I came across this story:
The Futility Of Sport For The Non-Athletic Kid
In which we determine that not everyone gets what they want, but if we try, sometimes, we get what we need
I got the overall gist, but I found it too wordy. And I disagreed with it.
Before I talk (too much) about my family, let me mention my wife’s nephew. He’s the first person who came to mind when I read this story. Overweight, awkward, totally and utterly unathletic. Well, he liked soccer, and he was actually good at it, his heavy body type notwithstanding. My wife coaches tennis and, once a week, would make the kids run and do various weird exercises (bear crawls! crab walks! monkey jumps!). When my in-laws visited us, she’d try to get her nephew to join and always fail. The dad (my wife’s brother) said his son had heavy bones and running would be bad for his heart. For better or worse, the kid accepted his reputation of being unathletic and breathed heavily when he joined us. He’d end up sitting out and holding on to his chest.
Several years later, he fell in love with football (American football!) and now plays for his high school. I recently visited my in-laws and was stunned by the transformation. Tall, strong, normal weight, scratched and bruised from the game he loves. I’m not sure how he discovered his passion, but he somehow did. His overprotective father no longer has any voice in the family. The kid shuts down any attempt to be treated like a baby needing protection.
Onto my kids — I have four. They all play sports at a high level. Did I see them distressed when they started their swimming classes or soccer practices? Absolutely. Did I see them give up or try to give up? Yes. But I also saw them excel or switch to other sports and excel. Doing sports is now an essential part of their lifestyles. They love it.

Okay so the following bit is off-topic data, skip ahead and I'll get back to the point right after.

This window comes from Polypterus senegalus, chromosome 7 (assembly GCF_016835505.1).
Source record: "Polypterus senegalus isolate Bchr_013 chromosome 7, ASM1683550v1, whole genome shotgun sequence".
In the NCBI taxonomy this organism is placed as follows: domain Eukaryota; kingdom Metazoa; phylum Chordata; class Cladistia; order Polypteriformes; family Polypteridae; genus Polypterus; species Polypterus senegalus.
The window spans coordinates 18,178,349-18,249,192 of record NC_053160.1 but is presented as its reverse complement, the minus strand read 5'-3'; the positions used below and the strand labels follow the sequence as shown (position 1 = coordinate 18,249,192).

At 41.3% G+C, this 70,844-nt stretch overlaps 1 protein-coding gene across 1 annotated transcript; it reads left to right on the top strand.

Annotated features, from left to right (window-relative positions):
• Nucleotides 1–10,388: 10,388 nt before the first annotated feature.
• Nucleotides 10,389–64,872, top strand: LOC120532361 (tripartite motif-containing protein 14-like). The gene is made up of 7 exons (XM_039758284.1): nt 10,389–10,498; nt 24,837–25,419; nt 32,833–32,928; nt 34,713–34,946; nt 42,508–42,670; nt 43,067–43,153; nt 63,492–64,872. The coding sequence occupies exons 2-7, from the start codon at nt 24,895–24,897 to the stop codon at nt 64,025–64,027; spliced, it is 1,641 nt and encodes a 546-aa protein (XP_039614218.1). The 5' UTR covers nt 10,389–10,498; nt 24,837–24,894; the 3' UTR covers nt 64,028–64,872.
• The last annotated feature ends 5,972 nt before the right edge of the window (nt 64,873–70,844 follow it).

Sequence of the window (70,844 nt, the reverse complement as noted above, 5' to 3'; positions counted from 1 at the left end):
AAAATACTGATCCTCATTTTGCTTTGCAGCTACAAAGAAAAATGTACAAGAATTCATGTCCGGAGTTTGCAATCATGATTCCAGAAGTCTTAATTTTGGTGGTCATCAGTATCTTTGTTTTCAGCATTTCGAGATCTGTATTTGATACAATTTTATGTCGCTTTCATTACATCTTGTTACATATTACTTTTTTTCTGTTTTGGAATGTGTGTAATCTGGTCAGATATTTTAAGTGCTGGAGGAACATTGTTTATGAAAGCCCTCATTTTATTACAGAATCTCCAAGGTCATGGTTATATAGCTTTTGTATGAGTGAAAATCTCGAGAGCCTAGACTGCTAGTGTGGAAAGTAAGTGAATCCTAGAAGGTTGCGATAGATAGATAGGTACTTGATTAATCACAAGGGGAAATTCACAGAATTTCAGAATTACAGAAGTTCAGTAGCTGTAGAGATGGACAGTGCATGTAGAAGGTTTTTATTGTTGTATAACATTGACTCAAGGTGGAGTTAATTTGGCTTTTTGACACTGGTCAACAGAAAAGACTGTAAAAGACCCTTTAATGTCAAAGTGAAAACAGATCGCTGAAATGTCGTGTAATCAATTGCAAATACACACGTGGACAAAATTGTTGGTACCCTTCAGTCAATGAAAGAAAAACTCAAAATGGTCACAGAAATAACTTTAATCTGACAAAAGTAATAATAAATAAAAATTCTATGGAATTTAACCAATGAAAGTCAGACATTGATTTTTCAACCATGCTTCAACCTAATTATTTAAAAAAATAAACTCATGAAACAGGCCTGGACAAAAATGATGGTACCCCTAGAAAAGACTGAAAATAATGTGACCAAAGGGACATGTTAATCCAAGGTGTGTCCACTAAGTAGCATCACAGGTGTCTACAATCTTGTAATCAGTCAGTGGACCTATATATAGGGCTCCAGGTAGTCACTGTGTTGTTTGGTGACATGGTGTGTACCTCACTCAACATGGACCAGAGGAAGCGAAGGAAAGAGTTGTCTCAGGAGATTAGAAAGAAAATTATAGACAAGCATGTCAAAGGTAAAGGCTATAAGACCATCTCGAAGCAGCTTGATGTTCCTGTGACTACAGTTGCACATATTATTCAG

The challenge with kids is that nothing comes easy initially, so parents need to show patience and resolve. There is a fine line between forcing a sport on a kid and giving them a genuine opportunity to discover their athletic DNA. I think everyone has that DNA. It’s just a matter of time before we uncover it. How we use it — recreationally or professionally — is a different question. We are active creatures by design. We no longer have to hunt, but luckily there are activities like sports where we can channel our physical energy.
Now myself. I was that supposedly non-athletic kid. I did swimming in my very young years but stopped it when I was nine. In my elementary and middle school PE classes, I belonged to the slower and clumsier bunch. Running, cross-country skiing, soccer, and general fitness — I struggled compared to many of my schoolmates. I was sent to boarding school when I was fifteen and started to become a little sportier. I was mediocre and still unathletic, but I tried my best and participated in a couple of sports — swimming which was the only activity where I had some skill — and I started to run a little.
Fast forward 25 years, and I’m starting to win marathons in my age group. Not major ones (that’s to come, I hope!) but meaningful events with thousands of participants. I found so much joy and so much grace in running.
Of course, at some point, as you grow older, you miss the train. If you’ve spent decades avoiding physical activity and not liking sports, it’s probably impossible to acquire a hobby in sports. But missing doesn’t mean you weren’t able in the first place — as a kid or adult. “Non-athletic” is a made-up false construct.